Annual Christmas Day visit gives a bleep about veterans | ParkRecord.com

Annual Christmas Day visit gives a bleep about veterans

Many nonprofit organizations rely on donations to help fulfill their missions. Some help with cancer research. Others help with providing food and clothing to those in need.

Giving a Bleep, a local nonprofit that presents and annual musical and donates the money from ticket sales to other nonprofits in the greater Park City area, started another donation tradition six years ago – "Give Your Heart, Not Your Wallet."

Those who donate to Give Your Heart Not Your Wallet need only donate their time on Christmas day and visit the residents at the William E. Christofferson Salt Lake Veterans Home, said Executive Director Annette Velarde.

The tradition is something her family enjoys.

“While I love our annual musical, I think we are able to give more to people through this particular event...”Annette Velarde, Giving a Bleep executive director

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"This has become Christmas for my family," she said. "I wanted to create a family tradition other than overeating and playing with an electronic device all afternoon."

Her son Ruli has also gotten into the spirit.

"When we started, I had to drag my son along, but now, he wants to come," Velarde laughed. "He puts playlists together and compiles music from the different war eras. So he plays music from the 1940s for those who served during World War II. For the Vietnam veterans, he plays music from the 1960s and 1970s, and so forth."

Velarde has seen the veterans' responses to the music.

"We used to sing Christmas carols to those vets, and that would be fun because everyone knows the music, but when Ruli puts the headphones on these veterans, you can see them tapping their toes or moving their hands," she said. "And the way they look at Ruli is awe inspiring."

Giving a Bleep is about giving people who aren't mega wealthy a chance to practice philanthropy, Velarde said.

"There are a lot of people in our community who are literally just getting by," she explained. "So we wanted to provide an opportunity for people to give without having to donate anything more than their time."

The visits run from 11:30 a.m. to 3 p.m., but people can show up when they can.

"The event isn't like a regular function where you have to be in one place at a certain time to hear a speech," Velarde said. "The staff will expect people from Park City all day, so even if people arrive at the hospital after we've already gone, they can still spend time with the veterans. We just won't be there."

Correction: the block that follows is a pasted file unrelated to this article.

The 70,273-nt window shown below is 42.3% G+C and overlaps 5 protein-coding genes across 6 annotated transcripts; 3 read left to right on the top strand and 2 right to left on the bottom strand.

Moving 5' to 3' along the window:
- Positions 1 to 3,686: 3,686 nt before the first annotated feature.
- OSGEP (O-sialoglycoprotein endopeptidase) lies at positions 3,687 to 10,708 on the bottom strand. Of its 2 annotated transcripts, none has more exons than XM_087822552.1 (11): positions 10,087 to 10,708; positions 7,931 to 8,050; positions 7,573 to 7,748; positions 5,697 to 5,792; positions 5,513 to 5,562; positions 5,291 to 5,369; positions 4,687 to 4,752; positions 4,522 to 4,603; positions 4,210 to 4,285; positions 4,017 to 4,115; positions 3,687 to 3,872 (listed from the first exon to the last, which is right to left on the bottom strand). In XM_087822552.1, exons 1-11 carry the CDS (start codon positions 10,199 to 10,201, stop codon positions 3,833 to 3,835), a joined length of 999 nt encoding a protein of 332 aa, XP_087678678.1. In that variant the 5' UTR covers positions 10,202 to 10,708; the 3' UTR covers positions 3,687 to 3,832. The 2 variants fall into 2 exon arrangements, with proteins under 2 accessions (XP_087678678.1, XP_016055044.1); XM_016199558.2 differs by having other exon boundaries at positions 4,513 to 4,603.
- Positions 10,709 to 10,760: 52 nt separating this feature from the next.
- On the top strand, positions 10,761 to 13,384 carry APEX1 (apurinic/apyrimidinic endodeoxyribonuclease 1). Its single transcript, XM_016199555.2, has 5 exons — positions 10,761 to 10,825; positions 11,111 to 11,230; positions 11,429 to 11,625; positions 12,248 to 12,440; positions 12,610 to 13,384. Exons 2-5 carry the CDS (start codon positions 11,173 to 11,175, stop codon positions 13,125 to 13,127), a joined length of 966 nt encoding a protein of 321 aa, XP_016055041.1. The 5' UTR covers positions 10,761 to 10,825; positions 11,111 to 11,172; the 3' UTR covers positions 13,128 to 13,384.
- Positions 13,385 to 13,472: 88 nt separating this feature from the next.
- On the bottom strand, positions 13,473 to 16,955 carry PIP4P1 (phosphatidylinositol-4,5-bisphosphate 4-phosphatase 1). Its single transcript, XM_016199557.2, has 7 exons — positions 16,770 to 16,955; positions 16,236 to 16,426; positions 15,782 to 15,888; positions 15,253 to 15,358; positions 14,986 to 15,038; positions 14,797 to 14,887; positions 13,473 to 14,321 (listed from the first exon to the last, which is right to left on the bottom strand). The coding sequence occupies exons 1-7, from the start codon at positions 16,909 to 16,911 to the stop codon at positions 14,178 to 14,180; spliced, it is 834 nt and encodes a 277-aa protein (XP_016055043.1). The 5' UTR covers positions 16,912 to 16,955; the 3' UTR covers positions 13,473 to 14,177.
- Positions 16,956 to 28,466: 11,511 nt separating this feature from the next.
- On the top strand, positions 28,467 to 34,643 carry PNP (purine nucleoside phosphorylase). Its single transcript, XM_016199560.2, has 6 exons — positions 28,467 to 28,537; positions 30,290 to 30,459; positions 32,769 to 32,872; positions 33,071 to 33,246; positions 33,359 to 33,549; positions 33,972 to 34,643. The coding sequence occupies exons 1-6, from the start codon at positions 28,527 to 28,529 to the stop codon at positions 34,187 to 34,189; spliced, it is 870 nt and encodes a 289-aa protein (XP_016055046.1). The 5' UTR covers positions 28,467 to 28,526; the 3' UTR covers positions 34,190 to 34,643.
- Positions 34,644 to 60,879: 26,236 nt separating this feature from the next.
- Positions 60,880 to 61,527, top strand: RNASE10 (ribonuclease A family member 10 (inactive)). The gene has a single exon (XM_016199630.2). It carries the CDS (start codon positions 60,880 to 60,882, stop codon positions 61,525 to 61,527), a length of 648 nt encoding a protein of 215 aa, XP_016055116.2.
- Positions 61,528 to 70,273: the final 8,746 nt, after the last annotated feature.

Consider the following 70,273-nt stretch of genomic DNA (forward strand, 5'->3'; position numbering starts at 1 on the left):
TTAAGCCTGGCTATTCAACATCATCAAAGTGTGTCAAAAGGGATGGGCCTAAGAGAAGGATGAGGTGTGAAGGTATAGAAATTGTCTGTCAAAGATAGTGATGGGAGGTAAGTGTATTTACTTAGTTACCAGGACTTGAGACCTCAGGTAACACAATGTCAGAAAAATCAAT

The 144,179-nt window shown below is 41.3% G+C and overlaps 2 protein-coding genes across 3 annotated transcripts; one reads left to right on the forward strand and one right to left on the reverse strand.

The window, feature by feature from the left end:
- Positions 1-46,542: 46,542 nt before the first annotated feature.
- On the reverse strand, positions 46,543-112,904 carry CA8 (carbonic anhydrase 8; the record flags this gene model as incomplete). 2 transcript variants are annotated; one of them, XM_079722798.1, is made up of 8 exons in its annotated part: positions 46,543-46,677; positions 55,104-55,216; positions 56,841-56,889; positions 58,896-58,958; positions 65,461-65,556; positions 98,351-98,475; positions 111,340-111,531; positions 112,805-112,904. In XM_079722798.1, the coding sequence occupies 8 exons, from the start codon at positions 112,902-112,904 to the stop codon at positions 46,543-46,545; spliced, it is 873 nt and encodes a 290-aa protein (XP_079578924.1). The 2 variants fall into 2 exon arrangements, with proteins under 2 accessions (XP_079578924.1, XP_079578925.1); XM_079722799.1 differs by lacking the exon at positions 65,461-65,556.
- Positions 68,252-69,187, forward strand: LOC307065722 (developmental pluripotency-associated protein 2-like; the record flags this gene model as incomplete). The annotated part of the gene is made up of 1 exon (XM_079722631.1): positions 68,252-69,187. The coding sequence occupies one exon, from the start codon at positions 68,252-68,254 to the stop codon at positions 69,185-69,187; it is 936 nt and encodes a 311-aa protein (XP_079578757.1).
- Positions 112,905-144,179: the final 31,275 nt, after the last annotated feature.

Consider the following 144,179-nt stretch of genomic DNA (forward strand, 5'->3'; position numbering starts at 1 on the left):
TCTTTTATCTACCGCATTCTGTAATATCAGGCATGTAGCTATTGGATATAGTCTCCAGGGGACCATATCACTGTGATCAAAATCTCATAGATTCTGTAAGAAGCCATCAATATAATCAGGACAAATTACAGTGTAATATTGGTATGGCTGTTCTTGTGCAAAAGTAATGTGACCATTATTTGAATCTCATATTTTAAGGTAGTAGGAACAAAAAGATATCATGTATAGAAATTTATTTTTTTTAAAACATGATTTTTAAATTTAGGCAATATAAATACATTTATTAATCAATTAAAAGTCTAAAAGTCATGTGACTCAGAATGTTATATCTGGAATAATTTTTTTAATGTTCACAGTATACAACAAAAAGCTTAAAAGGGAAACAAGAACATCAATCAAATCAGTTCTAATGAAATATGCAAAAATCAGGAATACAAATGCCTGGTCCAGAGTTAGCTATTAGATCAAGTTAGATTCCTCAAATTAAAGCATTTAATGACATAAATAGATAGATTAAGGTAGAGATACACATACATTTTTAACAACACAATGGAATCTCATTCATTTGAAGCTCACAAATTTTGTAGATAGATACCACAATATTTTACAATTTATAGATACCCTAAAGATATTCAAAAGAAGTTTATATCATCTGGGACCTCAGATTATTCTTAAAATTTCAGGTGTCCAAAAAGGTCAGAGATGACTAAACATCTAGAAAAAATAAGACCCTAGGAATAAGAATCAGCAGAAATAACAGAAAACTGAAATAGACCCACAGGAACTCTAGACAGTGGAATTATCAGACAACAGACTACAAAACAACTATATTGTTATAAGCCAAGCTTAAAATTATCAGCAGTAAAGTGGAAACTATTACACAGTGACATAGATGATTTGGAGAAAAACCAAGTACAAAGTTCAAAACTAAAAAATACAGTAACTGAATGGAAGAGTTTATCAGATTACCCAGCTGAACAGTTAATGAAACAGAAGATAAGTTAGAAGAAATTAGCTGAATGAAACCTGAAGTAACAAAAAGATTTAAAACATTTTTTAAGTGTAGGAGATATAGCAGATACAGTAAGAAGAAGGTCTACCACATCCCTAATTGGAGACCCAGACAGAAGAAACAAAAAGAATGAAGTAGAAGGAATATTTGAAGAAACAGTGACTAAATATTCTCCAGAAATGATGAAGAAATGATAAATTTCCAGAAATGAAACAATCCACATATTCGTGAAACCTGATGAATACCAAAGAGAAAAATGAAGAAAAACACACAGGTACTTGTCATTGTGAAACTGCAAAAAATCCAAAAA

The William E. Christofferson Salt Lake Veterans Home houses 80 to 85 full-time residents and out of those, 50 or 60 are left there on Christmas day because they are too unhealthy to be checked out, Velarde said.

Those who participate in Give Your Heart, Not Your Wallet usually spend time talking with the veterans, listening to their stories or watching TV with them, according to Velarde.

"People can just show up and enjoy themselves for as long as they want," she said. "We do this for no reason other than to hang out with people who don't have anyone who will visit them."

The only thing Velarde asks from people who want to attend is for them to register at http://www.givingableep.com.

"The registration is free, but it's a way we'll get an idea of how many people to expect," she said. "When people register, they give us their email, so I can give them updates regarding road and weather conditions."

People can meet up with the group different ways. They can meet up with Velarde and her husband Ricardo at Jeremy Ranch at 10:30 a.m. to carpool or convoy down. Or they can meet at the hospital at 11 a.m.

"If they do that, all they need to do is tell the front desk their with the Park City group," Velarde said.

One of the new developments this year is the Adopt-a-Grandpa program.

"The home has a list of residents who don't get visitors on Christmas, so if people from our group feel more comfortable spending time with just one person, they can select someone on the list," Velarde said.

Gifts for the veterans are welcome.

"The administration at the nursing home has a great attitude, because they know their residents have served and lived through wars," Velarde said. "So there aren't many rules on what how much sugar we can give them."

Velarde said while there have been many vets who have passed on, she is very happy to see familiar faces year after year.

"We are surprised to see some of the same vets year after year, because they are all getting old," she said.

Velarde feels those who visit the nursing home get more out of the visit than the veterans.

"While I love our annual musical, I think we are able to give more to people through this particular event," she said. "We are giving something that is far more valuable than cash."

For more information about Giving a Bleep's Give Your Heart, Not Your Wallet program, visit http://www.givingableep.com.